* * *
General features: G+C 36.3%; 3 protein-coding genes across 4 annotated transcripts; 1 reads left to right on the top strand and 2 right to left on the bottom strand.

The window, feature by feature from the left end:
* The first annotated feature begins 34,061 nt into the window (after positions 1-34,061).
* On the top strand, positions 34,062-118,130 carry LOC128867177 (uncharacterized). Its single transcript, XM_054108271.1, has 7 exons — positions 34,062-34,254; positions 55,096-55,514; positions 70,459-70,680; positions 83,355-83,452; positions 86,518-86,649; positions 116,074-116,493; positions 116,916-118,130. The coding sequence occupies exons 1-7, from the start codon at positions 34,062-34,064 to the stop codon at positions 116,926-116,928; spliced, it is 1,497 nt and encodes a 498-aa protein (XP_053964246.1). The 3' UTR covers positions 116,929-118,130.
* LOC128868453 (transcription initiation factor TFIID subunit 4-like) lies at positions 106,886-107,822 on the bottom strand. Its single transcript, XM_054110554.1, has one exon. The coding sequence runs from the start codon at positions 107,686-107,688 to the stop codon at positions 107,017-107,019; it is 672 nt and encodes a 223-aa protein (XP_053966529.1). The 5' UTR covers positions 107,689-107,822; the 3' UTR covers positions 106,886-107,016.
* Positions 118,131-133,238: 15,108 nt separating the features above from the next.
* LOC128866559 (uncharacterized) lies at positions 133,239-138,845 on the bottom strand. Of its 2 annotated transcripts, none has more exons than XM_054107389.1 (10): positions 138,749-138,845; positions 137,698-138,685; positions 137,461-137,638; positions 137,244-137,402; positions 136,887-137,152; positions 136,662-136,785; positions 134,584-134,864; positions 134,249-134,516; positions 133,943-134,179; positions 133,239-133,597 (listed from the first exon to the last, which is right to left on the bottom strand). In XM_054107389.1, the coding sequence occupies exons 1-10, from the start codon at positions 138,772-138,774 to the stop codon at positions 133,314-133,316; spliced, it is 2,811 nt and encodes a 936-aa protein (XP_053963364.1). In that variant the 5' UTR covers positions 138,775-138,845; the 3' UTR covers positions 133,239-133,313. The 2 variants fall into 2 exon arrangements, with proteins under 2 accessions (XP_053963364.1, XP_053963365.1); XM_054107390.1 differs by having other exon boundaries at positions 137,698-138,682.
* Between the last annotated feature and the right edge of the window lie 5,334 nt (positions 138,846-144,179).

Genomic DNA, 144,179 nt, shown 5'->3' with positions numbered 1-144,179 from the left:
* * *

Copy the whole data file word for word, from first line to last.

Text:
General features: G+C 36.3%; 3 protein-coding genes across 4 annotated transcripts; 1 reads left to right on the top strand and 2 right to left on the bottom strand.

The window, feature by feature from the left end:
* The first annotated feature begins 34,061 nt into the window (after positions 1-34,061).
* On the top strand, positions 34,062-118,130 carry LOC128867177 (uncharacterized). Its single transcript, XM_054108271.1, has 7 exons — positions 34,062-34,254; positions 55,096-55,514; positions 70,459-70,680; positions 83,355-83,452; positions 86,518-86,649; positions 116,074-116,493; positions 116,916-118,130. The coding sequence occupies exons 1-7, from the start codon at positions 34,062-34,064 to the stop codon at positions 116,926-116,928; spliced, it is 1,497 nt and encodes a 498-aa protein (XP_053964246.1). The 3' UTR covers positions 116,929-118,130.
* LOC128868453 (transcription initiation factor TFIID subunit 4-like) lies at positions 106,886-107,822 on the bottom strand. Its single transcript, XM_054110554.1, has one exon. The coding sequence runs from the start codon at positions 107,686-107,688 to the stop codon at positions 107,017-107,019; it is 672 nt and encodes a 223-aa protein (XP_053966529.1). The 5' UTR covers positions 107,689-107,822; the 3' UTR covers positions 106,886-107,016.
* Positions 118,131-133,238: 15,108 nt separating the features above from the next.
* LOC128866559 (uncharacterized) lies at positions 133,239-138,845 on the bottom strand. Of its 2 annotated transcripts, none has more exons than XM_054107389.1 (10): positions 138,749-138,845; positions 137,698-138,685; positions 137,461-137,638; positions 137,244-137,402; positions 136,887-137,152; positions 136,662-136,785; positions 134,584-134,864; positions 134,249-134,516; positions 133,943-134,179; positions 133,239-133,597 (listed from the first exon to the last, which is right to left on the bottom strand). In XM_054107389.1, the coding sequence occupies exons 1-10, from the start codon at positions 138,772-138,774 to the stop codon at positions 133,314-133,316; spliced, it is 2,811 nt and encodes a 936-aa protein (XP_053963364.1). In that variant the 5' UTR covers positions 138,775-138,845; the 3' UTR covers positions 133,239-133,313. The 2 variants fall into 2 exon arrangements, with proteins under 2 accessions (XP_053963364.1, XP_053963365.1); XM_054107390.1 differs by having other exon boundaries at positions 137,698-138,682.
* Between the last annotated feature and the right edge of the window lie 5,334 nt (positions 138,846-144,179).

Genomic DNA, 144,179 nt, shown 5'->3' with positions numbered 1-144,179 from the left: